FLORHAM PARK, N.J. -- Mike Tannenbaum has a tough time sitting still on draft day.
Whether it's trading up or down, or for future picks, the New York Jets general manager is as big a wheeler and dealer as there is in the NFL. So, the fact the team has almost as many draft picks this year as it has the last two combined might just be a temporary luxury.
"It's nice to have six picks for a change," vice president of college scouting Joey Clinkscales said with a smile before turning to Tannenbaum. "We'll see how long we have six picks."
New York had four picks last year after a handful of deals, and ended up with just three the year before when Tannenbaum pulled off two big draft-day trades to move up and take quarterback Mark Sanchez at No. 5 overall and running back Shonn Greene two rounds later. New York has the 30th overall pick this time around and Tannenbaum said the Jets will have about 10 players in mind to take at that spot -- if they stay there, of course.
"We've run a lot of different scenarios," Tannenbaum said. "Our guess is as good as anybody's. When you're at 30, there's going to be a few trades ahead of us. We try to be as prepared as possible, see if we can move up a few spots or back a few. I think you have to have a pretty good number to start with just because you're sitting at 30."
"It's really more just checking the boxes off," Tannenbaum said. "If we can do that with three picks, great. If it's nine picks, that's fine. I don't think we're ever fixated on the number of picks. To me, I'm always thinking about solving the problem of the need."
Ryan's defense was solid last season, but far from dominant, and a major culprit was not putting enough consistent pressure on quarterbacks. New York might hope Auburn's sack-happy Nick Fairley falls to them at No. 30 -- or maybe a little higher if Tannenbaum can swing a deal -- amid questions about his work ethic.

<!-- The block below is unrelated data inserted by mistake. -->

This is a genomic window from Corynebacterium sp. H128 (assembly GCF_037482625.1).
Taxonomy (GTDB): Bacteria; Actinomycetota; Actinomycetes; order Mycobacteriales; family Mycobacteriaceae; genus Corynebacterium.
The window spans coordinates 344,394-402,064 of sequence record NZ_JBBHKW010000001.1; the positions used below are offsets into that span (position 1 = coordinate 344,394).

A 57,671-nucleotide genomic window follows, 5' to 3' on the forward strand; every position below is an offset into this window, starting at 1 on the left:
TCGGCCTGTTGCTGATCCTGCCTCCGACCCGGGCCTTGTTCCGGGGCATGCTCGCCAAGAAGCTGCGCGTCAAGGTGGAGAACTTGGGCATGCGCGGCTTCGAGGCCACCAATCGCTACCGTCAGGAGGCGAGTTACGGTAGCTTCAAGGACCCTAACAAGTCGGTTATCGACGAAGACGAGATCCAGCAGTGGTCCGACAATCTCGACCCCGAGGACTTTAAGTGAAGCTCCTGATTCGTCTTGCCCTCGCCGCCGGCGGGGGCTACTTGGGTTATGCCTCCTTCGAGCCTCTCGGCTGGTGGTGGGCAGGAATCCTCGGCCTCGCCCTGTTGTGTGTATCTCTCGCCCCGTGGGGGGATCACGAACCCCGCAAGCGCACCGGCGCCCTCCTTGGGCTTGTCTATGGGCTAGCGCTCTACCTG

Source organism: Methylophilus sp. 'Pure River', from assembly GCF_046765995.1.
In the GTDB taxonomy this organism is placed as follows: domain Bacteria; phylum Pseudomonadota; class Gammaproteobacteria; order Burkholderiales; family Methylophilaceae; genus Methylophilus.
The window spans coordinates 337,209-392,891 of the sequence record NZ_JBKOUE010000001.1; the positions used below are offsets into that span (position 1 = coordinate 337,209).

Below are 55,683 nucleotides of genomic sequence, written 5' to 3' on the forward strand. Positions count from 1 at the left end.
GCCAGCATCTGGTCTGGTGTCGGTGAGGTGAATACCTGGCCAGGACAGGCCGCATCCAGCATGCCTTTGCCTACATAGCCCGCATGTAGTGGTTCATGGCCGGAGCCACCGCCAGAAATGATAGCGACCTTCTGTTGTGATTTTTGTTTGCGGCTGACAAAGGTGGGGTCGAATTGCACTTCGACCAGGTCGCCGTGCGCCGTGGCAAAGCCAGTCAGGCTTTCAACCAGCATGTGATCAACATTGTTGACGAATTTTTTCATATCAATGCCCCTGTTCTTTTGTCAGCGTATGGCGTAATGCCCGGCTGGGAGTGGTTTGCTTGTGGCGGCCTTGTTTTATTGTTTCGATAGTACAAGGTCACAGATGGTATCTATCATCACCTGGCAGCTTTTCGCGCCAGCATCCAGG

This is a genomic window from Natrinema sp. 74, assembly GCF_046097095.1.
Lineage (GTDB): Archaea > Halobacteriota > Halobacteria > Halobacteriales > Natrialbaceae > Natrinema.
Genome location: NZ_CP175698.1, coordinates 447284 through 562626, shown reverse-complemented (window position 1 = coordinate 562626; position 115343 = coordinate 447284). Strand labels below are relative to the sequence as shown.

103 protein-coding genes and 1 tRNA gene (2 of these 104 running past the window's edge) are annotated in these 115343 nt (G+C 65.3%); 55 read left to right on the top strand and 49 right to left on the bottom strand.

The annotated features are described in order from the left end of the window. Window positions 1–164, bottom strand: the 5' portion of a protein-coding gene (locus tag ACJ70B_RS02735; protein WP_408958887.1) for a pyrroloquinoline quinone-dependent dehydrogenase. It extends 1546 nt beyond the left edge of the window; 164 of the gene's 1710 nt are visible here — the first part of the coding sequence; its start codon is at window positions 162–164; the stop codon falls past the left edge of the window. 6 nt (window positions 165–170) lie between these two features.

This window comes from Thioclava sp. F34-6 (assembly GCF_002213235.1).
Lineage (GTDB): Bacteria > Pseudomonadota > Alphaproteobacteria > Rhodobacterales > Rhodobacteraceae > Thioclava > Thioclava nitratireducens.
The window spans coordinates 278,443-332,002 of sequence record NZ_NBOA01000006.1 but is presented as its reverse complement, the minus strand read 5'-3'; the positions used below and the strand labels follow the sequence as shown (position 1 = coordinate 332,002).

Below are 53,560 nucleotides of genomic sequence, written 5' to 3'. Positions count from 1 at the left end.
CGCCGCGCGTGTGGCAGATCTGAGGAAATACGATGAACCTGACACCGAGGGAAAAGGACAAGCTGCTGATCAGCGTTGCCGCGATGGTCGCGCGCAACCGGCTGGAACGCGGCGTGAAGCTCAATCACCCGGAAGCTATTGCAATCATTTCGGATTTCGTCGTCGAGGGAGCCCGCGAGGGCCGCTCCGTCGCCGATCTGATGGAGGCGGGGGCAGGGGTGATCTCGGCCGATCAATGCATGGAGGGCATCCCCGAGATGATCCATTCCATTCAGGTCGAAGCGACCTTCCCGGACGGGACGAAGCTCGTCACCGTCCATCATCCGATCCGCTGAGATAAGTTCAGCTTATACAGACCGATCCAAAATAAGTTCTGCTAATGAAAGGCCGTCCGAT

New York might also look at a run-stuffing defensive tackle to replace Kris Jenkins, who was released. While Sione Pouha has done a terrific job filling in the last two years when Jenkins was injured, the former third-round draft pick is 32. Illinois defensive tackle Corey Liuget and Baylor nose tackle Phil Taylor might be players the Jets target.
"We feel great about our process," Ryan said. "We feel great about our board, and we are excited about the draft."
Because of the lockout, teams haven't been able to fill holes through free agency, something the Jets have done a lot of to help them reach the AFC championship game the last two years. Tannenbaum has pulled off major trades -- Jenkins, running back Thomas Jones, wide receiver Santonio Holmes and cornerback Antonio Cromartie -- as well as big-name signings -- right tackle Damien Woody, running back LaDainian Tomlinson, guard Alan Faneca and linebackers Calvin Pace and Jason Taylor during the last few offseasons.
"The longer I'm in this, the more you realize the only part you can control is the preparation," Tannenbaum said. "They're telling us we're going to draft now, so we're prepared for that."
"Really our plan is once the draft is over," Tannenbaum said, "we'll wait to get more information of what we can do and when we can do it."
New York also has quite a few question marks they can only speculate about. Wide receivers Holmes, Braylon Edwards and Brad Smith are scheduled to be free agents, as are Cromartie and defensive end Shaun Ellis.
"We're not sure what the rules are moving forward," Tannenbaum said. "How many of our guys eventually we'll be able to keep, it's hard to say."
Tannenbaum won't be able to trade players during the draft, either, as he has done in recent seasons; only draft spots can be dealt. That might make it seem as though Tannenbaum could be a bit handcuffed this year. No worries, he says.
"There's other ways to get creative, swapping picks, future years," he said. "If you're trying to solve a problem, you still have other clubs in the bag to use. You may not have your driver, and if you've ever seen me play golf, that's probably a good thing. You use your utility club, and you just figure out ways to solve problems."
Copyright 2011 by The Associated Press